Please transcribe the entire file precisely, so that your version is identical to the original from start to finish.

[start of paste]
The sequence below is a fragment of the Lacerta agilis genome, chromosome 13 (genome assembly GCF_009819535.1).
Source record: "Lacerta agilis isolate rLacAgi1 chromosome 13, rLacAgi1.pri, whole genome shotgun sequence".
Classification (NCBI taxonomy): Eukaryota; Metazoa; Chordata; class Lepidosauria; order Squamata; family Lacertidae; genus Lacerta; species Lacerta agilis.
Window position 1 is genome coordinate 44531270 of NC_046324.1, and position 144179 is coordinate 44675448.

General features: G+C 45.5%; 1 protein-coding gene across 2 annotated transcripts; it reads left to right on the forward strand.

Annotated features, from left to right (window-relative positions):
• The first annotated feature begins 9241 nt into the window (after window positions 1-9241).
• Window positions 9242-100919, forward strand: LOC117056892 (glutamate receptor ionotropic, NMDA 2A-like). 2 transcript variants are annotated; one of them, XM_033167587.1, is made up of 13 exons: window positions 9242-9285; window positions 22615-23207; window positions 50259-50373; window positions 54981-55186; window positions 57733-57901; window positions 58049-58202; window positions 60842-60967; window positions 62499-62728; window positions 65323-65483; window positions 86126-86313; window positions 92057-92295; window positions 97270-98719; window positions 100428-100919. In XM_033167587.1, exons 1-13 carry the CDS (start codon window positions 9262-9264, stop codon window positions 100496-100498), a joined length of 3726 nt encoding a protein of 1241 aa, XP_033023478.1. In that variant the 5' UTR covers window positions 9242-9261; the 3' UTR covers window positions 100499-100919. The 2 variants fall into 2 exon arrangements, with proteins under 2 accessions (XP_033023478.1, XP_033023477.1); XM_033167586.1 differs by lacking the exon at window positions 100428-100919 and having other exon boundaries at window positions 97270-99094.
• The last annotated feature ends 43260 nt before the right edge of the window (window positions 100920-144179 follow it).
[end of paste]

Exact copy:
The sequence below is a fragment of the Lacerta agilis genome, chromosome 13 (genome assembly GCF_009819535.1).
Source record: "Lacerta agilis isolate rLacAgi1 chromosome 13, rLacAgi1.pri, whole genome shotgun sequence".
Classification (NCBI taxonomy): Eukaryota; Metazoa; Chordata; class Lepidosauria; order Squamata; family Lacertidae; genus Lacerta; species Lacerta agilis.
Window position 1 is genome coordinate 44531270 of NC_046324.1, and position 144179 is coordinate 44675448.

General features: G+C 45.5%; 1 protein-coding gene across 2 annotated transcripts; it reads left to right on the forward strand.

Annotated features, from left to right (window-relative positions):
• The first annotated feature begins 9241 nt into the window (after window positions 1-9241).
• Window positions 9242-100919, forward strand: LOC117056892 (glutamate receptor ionotropic, NMDA 2A-like). 2 transcript variants are annotated; one of them, XM_033167587.1, is made up of 13 exons: window positions 9242-9285; window positions 22615-23207; window positions 50259-50373; window positions 54981-55186; window positions 57733-57901; window positions 58049-58202; window positions 60842-60967; window positions 62499-62728; window positions 65323-65483; window positions 86126-86313; window positions 92057-92295; window positions 97270-98719; window positions 100428-100919. In XM_033167587.1, exons 1-13 carry the CDS (start codon window positions 9262-9264, stop codon window positions 100496-100498), a joined length of 3726 nt encoding a protein of 1241 aa, XP_033023478.1. In that variant the 5' UTR covers window positions 9242-9261; the 3' UTR covers window positions 100499-100919. The 2 variants fall into 2 exon arrangements, with proteins under 2 accessions (XP_033023478.1, XP_033023477.1); XM_033167586.1 differs by lacking the exon at window positions 100428-100919 and having other exon boundaries at window positions 97270-99094.
• The last annotated feature ends 43260 nt before the right edge of the window (window positions 100920-144179 follow it).